In 2012, coastwide sampling across California found the highest mercury levels in the state in a leopard shark from Humboldt Bay. In July 2016, Humboldt Baykeeper received a grant from the California Environmental Protection Agency to analyze fish caught by local subsistence, tribal, and sport fishermen to determine the magnitude of local mercury contamination in Humboldt Bay fish and shellfish.

When it comes to a recent Humboldt Baykeeper study of mercury levels in Humboldt Bay fish and shellfish, the group’s director Jennifer Kalt said there’s good news and bad news.

 

The study found that men, women and children of all ages should avoid ingesting unsafe levels of mercury by taking leopard shark out of their diets. The study also recommends women under 45 years old and children avoid eating lingcod above 10 pounds.

 

Weekly serving amounts for other species — such as bat rays, California halibut, black rockfish — are also recommended to be low, according to the study.

 

Photo: From left to right, Captain Phil Glenn of Bluefin Charters, volunteer angler Doug Epperley, and fisheries consultant Ross Taylor participate in the study on mercury levels in Humboldt Bay fish in 2016.

Have you wondered whether it is safe to eat fish from Humboldt Bay? We’ve been testing mercury levels in local fish with fisheries consultant, Ross Taylor. We’ve found that most local fish are safe to eat in moderation – with a few exceptions.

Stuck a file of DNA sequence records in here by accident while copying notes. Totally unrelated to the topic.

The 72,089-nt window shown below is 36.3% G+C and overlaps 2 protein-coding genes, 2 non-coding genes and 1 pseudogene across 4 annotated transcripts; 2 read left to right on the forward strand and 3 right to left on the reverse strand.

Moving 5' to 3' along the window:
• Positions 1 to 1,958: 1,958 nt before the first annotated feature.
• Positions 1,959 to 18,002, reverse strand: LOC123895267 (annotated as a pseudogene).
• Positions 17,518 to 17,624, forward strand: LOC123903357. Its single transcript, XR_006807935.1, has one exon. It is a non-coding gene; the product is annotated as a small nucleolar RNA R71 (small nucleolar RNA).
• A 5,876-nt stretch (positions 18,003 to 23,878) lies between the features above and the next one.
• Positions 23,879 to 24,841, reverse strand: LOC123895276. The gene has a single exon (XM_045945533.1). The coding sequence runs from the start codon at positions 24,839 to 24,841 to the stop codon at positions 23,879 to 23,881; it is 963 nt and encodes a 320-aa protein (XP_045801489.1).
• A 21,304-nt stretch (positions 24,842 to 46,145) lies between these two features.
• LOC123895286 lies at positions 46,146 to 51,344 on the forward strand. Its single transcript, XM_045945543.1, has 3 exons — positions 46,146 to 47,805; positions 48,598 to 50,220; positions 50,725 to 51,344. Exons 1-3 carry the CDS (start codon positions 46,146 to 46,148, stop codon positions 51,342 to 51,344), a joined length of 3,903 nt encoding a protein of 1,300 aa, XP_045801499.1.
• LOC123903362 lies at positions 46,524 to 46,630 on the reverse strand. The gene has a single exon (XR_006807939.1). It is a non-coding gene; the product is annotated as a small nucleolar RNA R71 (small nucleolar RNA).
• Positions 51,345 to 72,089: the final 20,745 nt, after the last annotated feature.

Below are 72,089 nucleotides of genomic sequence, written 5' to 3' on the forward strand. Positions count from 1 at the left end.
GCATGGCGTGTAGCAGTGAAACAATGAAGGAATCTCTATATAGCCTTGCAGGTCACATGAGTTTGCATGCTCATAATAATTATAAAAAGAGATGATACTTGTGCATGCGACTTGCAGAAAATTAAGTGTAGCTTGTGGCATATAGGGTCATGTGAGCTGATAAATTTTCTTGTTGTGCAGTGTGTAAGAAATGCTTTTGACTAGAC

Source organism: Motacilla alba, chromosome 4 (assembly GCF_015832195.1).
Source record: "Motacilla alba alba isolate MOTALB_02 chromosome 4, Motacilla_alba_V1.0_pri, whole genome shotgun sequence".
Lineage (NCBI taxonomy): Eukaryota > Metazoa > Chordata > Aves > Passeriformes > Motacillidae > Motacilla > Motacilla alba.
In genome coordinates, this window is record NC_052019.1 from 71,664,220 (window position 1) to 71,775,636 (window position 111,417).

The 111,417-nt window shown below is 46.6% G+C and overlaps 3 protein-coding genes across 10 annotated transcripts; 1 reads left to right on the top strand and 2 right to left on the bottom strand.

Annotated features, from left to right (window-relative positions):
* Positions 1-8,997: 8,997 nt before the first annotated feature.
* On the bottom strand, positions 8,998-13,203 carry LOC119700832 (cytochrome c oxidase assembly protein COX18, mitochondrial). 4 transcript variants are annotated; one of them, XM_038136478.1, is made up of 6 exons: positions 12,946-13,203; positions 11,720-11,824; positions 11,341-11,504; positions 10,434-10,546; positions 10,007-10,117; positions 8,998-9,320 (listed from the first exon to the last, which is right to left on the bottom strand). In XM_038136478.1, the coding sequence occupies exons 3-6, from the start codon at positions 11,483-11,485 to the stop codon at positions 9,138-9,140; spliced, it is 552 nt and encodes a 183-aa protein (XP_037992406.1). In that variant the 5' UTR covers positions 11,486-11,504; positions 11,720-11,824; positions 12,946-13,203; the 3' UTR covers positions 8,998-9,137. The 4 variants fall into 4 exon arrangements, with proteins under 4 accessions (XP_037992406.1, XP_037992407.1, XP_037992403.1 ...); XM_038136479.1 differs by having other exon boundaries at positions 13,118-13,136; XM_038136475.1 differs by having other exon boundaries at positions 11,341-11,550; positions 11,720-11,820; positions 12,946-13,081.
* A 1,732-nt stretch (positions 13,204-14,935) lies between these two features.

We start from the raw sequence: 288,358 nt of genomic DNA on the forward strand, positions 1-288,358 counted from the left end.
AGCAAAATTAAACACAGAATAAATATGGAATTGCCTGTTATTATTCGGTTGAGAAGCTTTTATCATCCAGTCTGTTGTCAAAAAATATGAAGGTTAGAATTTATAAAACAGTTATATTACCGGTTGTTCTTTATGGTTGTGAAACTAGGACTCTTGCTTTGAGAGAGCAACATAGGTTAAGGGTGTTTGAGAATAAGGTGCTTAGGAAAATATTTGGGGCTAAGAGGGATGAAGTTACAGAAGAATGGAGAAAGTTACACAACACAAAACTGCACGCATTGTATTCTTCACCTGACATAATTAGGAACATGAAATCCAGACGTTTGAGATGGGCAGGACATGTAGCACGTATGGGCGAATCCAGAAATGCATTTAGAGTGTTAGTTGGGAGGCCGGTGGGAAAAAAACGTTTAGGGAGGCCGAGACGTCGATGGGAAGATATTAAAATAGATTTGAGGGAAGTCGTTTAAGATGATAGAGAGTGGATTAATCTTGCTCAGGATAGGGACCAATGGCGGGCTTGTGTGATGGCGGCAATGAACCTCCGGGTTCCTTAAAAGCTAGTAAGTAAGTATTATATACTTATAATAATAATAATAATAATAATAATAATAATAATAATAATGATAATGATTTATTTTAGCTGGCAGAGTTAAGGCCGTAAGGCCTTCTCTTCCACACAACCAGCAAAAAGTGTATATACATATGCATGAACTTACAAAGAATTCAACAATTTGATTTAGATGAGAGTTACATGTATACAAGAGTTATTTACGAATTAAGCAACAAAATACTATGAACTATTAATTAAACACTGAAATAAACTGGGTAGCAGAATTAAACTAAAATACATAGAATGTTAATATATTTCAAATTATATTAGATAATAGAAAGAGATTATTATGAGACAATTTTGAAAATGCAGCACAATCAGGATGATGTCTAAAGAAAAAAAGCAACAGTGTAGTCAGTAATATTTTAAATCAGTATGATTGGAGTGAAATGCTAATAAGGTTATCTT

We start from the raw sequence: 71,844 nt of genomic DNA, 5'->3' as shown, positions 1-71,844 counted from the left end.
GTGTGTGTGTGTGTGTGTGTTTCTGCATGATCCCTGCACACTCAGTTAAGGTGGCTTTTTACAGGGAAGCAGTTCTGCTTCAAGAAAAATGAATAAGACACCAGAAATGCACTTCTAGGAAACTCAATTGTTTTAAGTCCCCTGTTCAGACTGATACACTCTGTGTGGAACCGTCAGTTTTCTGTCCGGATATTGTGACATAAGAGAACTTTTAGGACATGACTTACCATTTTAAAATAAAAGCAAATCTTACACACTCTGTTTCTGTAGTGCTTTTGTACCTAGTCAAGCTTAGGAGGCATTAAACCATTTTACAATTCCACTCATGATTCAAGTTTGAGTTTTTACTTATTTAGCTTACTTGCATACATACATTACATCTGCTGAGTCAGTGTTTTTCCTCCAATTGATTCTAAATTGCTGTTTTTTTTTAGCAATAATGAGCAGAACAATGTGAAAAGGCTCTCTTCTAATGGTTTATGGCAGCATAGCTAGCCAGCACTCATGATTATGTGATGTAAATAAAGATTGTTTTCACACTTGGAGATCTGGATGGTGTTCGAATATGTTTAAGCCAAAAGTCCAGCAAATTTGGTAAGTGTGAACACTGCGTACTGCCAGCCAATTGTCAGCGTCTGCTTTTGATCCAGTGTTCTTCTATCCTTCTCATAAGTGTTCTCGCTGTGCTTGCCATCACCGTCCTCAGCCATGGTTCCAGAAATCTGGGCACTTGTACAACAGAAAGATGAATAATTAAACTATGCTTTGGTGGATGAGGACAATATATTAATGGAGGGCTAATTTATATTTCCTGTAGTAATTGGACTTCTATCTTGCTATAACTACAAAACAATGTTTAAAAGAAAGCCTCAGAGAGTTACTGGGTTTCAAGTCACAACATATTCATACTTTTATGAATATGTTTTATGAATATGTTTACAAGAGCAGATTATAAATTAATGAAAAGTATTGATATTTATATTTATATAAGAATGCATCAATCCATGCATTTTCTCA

Click HERE to listen to the radio interview.

We want to hear from you! If you eat leopard shark, ling cod, California halibut, clams, or Dungeness crab, we hope you will help provide information for our mercury study. 

In 2012, statewide sampling found the highest mercury levels in a leopard shark from Humboldt Bay. In July 2016, Humboldt Baykeeper received a grant from the California Environmental Protection Agency to analyze fish caught by local fishermen to determine the magnitude of mercury exposure from eating locally caught fish. Target species include lingcod, California halibut, bat ray, leopard shark, surfperch, oysters, and several species of clams. This study is ongoing and final results are expected in 2018.

Please print, complete, and mail or email this questionnaire about how often you fish, which species you eat, and how you cook them:

Download the Angler Survey

Encuesta sobre el consumo de pescado en Humboldt Bay 


Humboldt Baykeeper is about to begin a California EPA-funded study of mercury in certain Humboldt fishes. Fred Evenson of the Ecological Rights Foundation and Econews host / director of Humboldt Baykeeper Jen Kalt discussed mercury in fish in Monterey Bay's Elkhorn Slough, where a fish advisory was recently issued to protect human health.